Remember Ethelnute on his box?
Well, look what I found in my drawer of boxes :
A second box, the same size but emerald green – Ethelnute obviously needs a wife! But what is she to be called? Æthelflæd? Gunhild? Alfgifu? Hadewich?
We have a little 1930s car called Hilda (which is a good medieval name) so my husband suggested combining it with Mabel (also medieval, although it tended to be spelled Amabel) and making Mabelhild. Nope. I know Ethelnute’s name was a bit of a hybrid as well, but this just sounds silly. But it did remind me of the name Mechthild (the Germanic version of Mathilda), which retains the M and the Hild(a) and is a proper medieval name, so that’s who she’ll be!
Having decided on the important matter of her name, she needed to be designed. I collected various images of ladies and queens from medieval manuscripts and embroideries (which, being many centuries old, have long since entered the public domain) and combined several of them into a sort of amalgam queen – although I hope Mechthild shows plenty of individuality in spite of that! The colours in the image below are by no means definitive (I’ll decide on that when I start putting the materials together) and it doesn’t show which bits will be gold or gems or beads rather than embroidery, but it should give you an impression of what she’ll look like.
She will be stitched using pretty much the same materials as Ethelnute (Silk Mill silks, pearls, beads, gold twist) but there is one element in the King that won’t be used in the Queen, and that’s the glass gems; I haven’t been able to find any in the right size, colour and type. However, I did find some glass beads in interesting shapes which I think may work: Miyuki drop beads (like seed beads only drop shaped) and Czech pip beads (which look squashed, as though someone has sat on them, and are rather larger). I got some in a selection of suitably “medieval” shades and look forward to using them.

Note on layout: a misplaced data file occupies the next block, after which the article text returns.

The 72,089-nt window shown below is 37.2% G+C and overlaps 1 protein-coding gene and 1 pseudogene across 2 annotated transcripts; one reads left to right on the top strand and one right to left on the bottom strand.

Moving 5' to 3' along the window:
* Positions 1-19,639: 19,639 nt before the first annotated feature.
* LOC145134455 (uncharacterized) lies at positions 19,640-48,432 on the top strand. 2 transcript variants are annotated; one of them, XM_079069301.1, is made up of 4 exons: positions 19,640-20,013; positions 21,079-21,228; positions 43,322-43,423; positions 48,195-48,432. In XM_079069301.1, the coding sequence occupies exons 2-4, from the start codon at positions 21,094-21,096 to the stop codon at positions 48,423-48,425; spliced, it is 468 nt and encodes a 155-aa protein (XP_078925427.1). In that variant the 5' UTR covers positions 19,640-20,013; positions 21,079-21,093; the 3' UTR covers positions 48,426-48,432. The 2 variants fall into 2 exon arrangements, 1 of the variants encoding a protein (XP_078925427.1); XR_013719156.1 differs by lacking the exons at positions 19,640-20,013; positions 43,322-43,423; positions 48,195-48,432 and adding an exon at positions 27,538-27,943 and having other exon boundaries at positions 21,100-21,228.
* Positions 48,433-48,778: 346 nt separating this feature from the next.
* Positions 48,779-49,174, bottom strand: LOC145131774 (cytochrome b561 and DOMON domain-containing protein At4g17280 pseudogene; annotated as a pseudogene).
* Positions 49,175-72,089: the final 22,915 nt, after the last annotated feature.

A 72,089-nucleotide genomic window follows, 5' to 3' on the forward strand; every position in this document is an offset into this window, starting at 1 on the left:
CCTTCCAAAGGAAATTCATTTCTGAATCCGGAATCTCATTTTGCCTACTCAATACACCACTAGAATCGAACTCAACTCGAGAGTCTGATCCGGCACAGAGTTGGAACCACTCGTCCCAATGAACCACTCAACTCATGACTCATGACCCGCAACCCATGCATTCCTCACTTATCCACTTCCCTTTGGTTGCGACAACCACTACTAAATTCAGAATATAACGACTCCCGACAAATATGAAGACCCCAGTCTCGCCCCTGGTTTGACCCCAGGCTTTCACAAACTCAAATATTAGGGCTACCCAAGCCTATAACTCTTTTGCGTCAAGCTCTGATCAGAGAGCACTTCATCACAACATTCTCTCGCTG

And then there was that medieval unicorn I wanted to design, based on the quirky horse on the Steeple Aston cope. The main changes were easy enough – he needed a horn and a goatee beard. I also enlarged his spots to show off the “coloured whites” I’m hoping to use for them. And as with the medieval queen, I found him a name: meet Hengest (Old English for horse).
I was slightly worried about the horse’s bridle and various leather bits, because I rather wanted to keep them (they offer a great opportunity for the use of bling, whether gold or beads or any other type) but they didn’t strike me as proper unicorn accessories. However, a bit of quick online research showed that fortunately there are medieval tapestries showing unicorns with chest bands. My bling was saved! I repositioned and redrew the original chest band to make room for dangly pip beads, and moved his eyes so there was room for bling on the bridle as well. Hengest is ready to roll! Er, gallop.
P.S. An important thing about using images in the public domain: even when the original image/embroidery/manuscript is in the public domain, photographs of it are not (or not necessarily). So although you can use the original (in my case medieval) image to base your artwork on, you are not allowed to reproduce modern photographs of it without permission of the copyright holder (which is why I removed the image from my Silk Mill Sale post and gave a link to the V&A’s image of the Steeple Aston cope instead).